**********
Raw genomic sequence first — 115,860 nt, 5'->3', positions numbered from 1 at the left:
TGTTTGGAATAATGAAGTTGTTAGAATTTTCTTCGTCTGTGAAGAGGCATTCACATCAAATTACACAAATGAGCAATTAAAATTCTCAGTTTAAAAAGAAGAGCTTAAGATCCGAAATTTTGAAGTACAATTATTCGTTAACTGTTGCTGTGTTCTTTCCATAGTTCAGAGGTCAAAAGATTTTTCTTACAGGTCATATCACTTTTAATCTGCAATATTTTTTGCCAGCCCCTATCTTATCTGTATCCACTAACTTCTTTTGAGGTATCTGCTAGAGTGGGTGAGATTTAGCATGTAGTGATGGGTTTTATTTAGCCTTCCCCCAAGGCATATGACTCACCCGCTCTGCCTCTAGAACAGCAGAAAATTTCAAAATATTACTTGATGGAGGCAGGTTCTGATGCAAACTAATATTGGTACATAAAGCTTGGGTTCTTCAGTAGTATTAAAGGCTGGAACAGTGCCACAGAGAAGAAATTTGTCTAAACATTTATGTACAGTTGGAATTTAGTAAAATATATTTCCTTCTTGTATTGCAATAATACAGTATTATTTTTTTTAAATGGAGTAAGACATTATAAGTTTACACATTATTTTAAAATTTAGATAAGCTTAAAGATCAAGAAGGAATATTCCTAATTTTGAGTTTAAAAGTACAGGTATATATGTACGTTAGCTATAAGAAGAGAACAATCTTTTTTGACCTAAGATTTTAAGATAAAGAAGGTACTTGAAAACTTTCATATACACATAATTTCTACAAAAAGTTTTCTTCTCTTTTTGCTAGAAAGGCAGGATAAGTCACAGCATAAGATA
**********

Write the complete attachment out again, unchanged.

Raw genomic sequence first — 115,860 nt, 5'->3', positions numbered from 1 at the left:
TGTTTGGAATAATGAAGTTGTTAGAATTTTCTTCGTCTGTGAAGAGGCATTCACATCAAATTACACAAATGAGCAATTAAAATTCTCAGTTTAAAAAGAAGAGCTTAAGATCCGAAATTTTGAAGTACAATTATTCGTTAACTGTTGCTGTGTTCTTTCCATAGTTCAGAGGTCAAAAGATTTTTCTTACAGGTCATATCACTTTTAATCTGCAATATTTTTTGCCAGCCCCTATCTTATCTGTATCCACTAACTTCTTTTGAGGTATCTGCTAGAGTGGGTGAGATTTAGCATGTAGTGATGGGTTTTATTTAGCCTTCCCCCAAGGCATATGACTCACCCGCTCTGCCTCTAGAACAGCAGAAAATTTCAAAATATTACTTGATGGAGGCAGGTTCTGATGCAAACTAATATTGGTACATAAAGCTTGGGTTCTTCAGTAGTATTAAAGGCTGGAACAGTGCCACAGAGAAGAAATTTGTCTAAACATTTATGTACAGTTGGAATTTAGTAAAATATATTTCCTTCTTGTATTGCAATAATACAGTATTATTTTTTTTAAATGGAGTAAGACATTATAAGTTTACACATTATTTTAAAATTTAGATAAGCTTAAAGATCAAGAAGGAATATTCCTAATTTTGAGTTTAAAAGTACAGGTATATATGTACGTTAGCTATAAGAAGAGAACAATCTTTTTTGACCTAAGATTTTAAGATAAAGAAGGTACTTGAAAACTTTCATATACACATAATTTCTACAAAAAGTTTTCTTCTCTTTTTGCTAGAAAGGCAGGATAAGTCACAGCATAAGATA